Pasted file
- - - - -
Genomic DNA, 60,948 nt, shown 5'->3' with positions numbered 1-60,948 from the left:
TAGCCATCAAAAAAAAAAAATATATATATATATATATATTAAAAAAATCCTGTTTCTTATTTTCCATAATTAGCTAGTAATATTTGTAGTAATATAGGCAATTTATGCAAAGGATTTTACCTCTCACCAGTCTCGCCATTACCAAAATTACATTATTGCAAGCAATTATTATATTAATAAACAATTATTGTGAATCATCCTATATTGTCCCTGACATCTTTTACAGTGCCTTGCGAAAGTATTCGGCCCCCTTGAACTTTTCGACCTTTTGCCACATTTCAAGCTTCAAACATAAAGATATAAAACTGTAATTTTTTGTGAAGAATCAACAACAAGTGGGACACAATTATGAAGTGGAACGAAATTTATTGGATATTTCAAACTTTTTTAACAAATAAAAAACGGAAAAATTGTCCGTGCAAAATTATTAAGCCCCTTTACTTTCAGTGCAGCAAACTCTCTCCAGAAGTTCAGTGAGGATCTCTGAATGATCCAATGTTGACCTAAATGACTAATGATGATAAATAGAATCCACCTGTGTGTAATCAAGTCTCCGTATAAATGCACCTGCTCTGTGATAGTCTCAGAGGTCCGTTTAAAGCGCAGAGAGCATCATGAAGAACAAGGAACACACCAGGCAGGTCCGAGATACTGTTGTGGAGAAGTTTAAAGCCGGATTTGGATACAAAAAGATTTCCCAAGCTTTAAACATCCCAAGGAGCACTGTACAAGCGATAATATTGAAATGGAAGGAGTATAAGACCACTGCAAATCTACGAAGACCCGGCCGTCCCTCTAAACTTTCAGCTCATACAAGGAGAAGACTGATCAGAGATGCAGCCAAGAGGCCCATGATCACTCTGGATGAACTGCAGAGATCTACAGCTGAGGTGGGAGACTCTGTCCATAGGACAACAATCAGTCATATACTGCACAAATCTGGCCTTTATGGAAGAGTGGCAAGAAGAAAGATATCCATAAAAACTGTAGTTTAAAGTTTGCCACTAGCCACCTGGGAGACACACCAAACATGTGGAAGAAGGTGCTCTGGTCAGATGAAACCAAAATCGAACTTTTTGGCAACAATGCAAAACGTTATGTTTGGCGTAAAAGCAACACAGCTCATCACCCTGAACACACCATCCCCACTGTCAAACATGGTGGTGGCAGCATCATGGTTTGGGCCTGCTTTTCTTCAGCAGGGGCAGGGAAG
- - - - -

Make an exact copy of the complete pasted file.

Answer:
Genomic DNA, 60,948 nt, shown 5'->3' with positions numbered 1-60,948 from the left:
TAGCCATCAAAAAAAAAAAATATATATATATATATATATTAAAAAAATCCTGTTTCTTATTTTCCATAATTAGCTAGTAATATTTGTAGTAATATAGGCAATTTATGCAAAGGATTTTACCTCTCACCAGTCTCGCCATTACCAAAATTACATTATTGCAAGCAATTATTATATTAATAAACAATTATTGTGAATCATCCTATATTGTCCCTGACATCTTTTACAGTGCCTTGCGAAAGTATTCGGCCCCCTTGAACTTTTCGACCTTTTGCCACATTTCAAGCTTCAAACATAAAGATATAAAACTGTAATTTTTTGTGAAGAATCAACAACAAGTGGGACACAATTATGAAGTGGAACGAAATTTATTGGATATTTCAAACTTTTTTAACAAATAAAAAACGGAAAAATTGTCCGTGCAAAATTATTAAGCCCCTTTACTTTCAGTGCAGCAAACTCTCTCCAGAAGTTCAGTGAGGATCTCTGAATGATCCAATGTTGACCTAAATGACTAATGATGATAAATAGAATCCACCTGTGTGTAATCAAGTCTCCGTATAAATGCACCTGCTCTGTGATAGTCTCAGAGGTCCGTTTAAAGCGCAGAGAGCATCATGAAGAACAAGGAACACACCAGGCAGGTCCGAGATACTGTTGTGGAGAAGTTTAAAGCCGGATTTGGATACAAAAAGATTTCCCAAGCTTTAAACATCCCAAGGAGCACTGTACAAGCGATAATATTGAAATGGAAGGAGTATAAGACCACTGCAAATCTACGAAGACCCGGCCGTCCCTCTAAACTTTCAGCTCATACAAGGAGAAGACTGATCAGAGATGCAGCCAAGAGGCCCATGATCACTCTGGATGAACTGCAGAGATCTACAGCTGAGGTGGGAGACTCTGTCCATAGGACAACAATCAGTCATATACTGCACAAATCTGGCCTTTATGGAAGAGTGGCAAGAAGAAAGATATCCATAAAAACTGTAGTTTAAAGTTTGCCACTAGCCACCTGGGAGACACACCAAACATGTGGAAGAAGGTGCTCTGGTCAGATGAAACCAAAATCGAACTTTTTGGCAACAATGCAAAACGTTATGTTTGGCGTAAAAGCAACACAGCTCATCACCCTGAACACACCATCCCCACTGTCAAACATGGTGGTGGCAGCATCATGGTTTGGGCCTGCTTTTCTTCAGCAGGGGCAGGGAAG